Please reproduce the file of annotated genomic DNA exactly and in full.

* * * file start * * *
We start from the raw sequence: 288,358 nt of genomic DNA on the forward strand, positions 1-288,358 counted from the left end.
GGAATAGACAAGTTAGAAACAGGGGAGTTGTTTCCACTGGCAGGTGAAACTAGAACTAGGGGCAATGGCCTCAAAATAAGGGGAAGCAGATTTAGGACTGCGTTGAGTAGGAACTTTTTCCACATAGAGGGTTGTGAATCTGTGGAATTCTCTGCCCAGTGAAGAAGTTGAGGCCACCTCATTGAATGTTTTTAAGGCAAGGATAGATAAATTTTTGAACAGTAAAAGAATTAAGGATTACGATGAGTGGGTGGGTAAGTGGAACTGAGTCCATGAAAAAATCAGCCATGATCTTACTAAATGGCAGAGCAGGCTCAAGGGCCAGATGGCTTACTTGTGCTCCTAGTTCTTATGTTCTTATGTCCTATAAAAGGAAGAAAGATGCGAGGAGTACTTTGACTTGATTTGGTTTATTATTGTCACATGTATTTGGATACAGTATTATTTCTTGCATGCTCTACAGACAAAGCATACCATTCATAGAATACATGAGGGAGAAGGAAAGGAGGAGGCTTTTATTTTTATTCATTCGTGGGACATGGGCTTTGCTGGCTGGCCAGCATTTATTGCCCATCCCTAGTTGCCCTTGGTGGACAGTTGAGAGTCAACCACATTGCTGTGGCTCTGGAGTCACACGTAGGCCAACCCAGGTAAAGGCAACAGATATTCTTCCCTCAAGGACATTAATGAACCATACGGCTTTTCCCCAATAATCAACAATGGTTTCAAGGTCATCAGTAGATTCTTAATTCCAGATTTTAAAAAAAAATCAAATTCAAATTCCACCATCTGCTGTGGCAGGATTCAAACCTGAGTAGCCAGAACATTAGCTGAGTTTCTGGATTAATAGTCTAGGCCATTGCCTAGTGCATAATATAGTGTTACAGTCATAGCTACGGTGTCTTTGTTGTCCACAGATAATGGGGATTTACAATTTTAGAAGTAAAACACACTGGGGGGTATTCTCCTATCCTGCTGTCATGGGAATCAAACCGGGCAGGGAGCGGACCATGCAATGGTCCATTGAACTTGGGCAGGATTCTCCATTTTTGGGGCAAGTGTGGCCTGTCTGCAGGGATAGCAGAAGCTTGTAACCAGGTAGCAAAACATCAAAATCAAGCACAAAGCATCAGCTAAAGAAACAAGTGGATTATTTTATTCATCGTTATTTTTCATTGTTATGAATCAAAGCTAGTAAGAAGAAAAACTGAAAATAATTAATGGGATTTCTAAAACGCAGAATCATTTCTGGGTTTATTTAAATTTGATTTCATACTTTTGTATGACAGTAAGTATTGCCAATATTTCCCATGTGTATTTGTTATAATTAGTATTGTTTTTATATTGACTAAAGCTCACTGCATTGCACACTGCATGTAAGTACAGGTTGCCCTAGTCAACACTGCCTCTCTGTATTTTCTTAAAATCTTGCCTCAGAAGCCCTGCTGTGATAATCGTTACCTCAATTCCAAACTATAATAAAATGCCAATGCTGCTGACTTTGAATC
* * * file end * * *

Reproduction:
We start from the raw sequence: 288,358 nt of genomic DNA on the forward strand, positions 1-288,358 counted from the left end.
GGAATAGACAAGTTAGAAACAGGGGAGTTGTTTCCACTGGCAGGTGAAACTAGAACTAGGGGCAATGGCCTCAAAATAAGGGGAAGCAGATTTAGGACTGCGTTGAGTAGGAACTTTTTCCACATAGAGGGTTGTGAATCTGTGGAATTCTCTGCCCAGTGAAGAAGTTGAGGCCACCTCATTGAATGTTTTTAAGGCAAGGATAGATAAATTTTTGAACAGTAAAAGAATTAAGGATTACGATGAGTGGGTGGGTAAGTGGAACTGAGTCCATGAAAAAATCAGCCATGATCTTACTAAATGGCAGAGCAGGCTCAAGGGCCAGATGGCTTACTTGTGCTCCTAGTTCTTATGTTCTTATGTCCTATAAAAGGAAGAAAGATGCGAGGAGTACTTTGACTTGATTTGGTTTATTATTGTCACATGTATTTGGATACAGTATTATTTCTTGCATGCTCTACAGACAAAGCATACCATTCATAGAATACATGAGGGAGAAGGAAAGGAGGAGGCTTTTATTTTTATTCATTCGTGGGACATGGGCTTTGCTGGCTGGCCAGCATTTATTGCCCATCCCTAGTTGCCCTTGGTGGACAGTTGAGAGTCAACCACATTGCTGTGGCTCTGGAGTCACACGTAGGCCAACCCAGGTAAAGGCAACAGATATTCTTCCCTCAAGGACATTAATGAACCATACGGCTTTTCCCCAATAATCAACAATGGTTTCAAGGTCATCAGTAGATTCTTAATTCCAGATTTTAAAAAAAAATCAAATTCAAATTCCACCATCTGCTGTGGCAGGATTCAAACCTGAGTAGCCAGAACATTAGCTGAGTTTCTGGATTAATAGTCTAGGCCATTGCCTAGTGCATAATATAGTGTTACAGTCATAGCTACGGTGTCTTTGTTGTCCACAGATAATGGGGATTTACAATTTTAGAAGTAAAACACACTGGGGGGTATTCTCCTATCCTGCTGTCATGGGAATCAAACCGGGCAGGGAGCGGACCATGCAATGGTCCATTGAACTTGGGCAGGATTCTCCATTTTTGGGGCAAGTGTGGCCTGTCTGCAGGGATAGCAGAAGCTTGTAACCAGGTAGCAAAACATCAAAATCAAGCACAAAGCATCAGCTAAAGAAACAAGTGGATTATTTTATTCATCGTTATTTTTCATTGTTATGAATCAAAGCTAGTAAGAAGAAAAACTGAAAATAATTAATGGGATTTCTAAAACGCAGAATCATTTCTGGGTTTATTTAAATTTGATTTCATACTTTTGTATGACAGTAAGTATTGCCAATATTTCCCATGTGTATTTGTTATAATTAGTATTGTTTTTATATTGACTAAAGCTCACTGCATTGCACACTGCATGTAAGTACAGGTTGCCCTAGTCAACACTGCCTCTCTGTATTTTCTTAAAATCTTGCCTCAGAAGCCCTGCTGTGATAATCGTTACCTCAATTCCAAACTATAATAAAATGCCAATGCTGCTGACTTTGAATC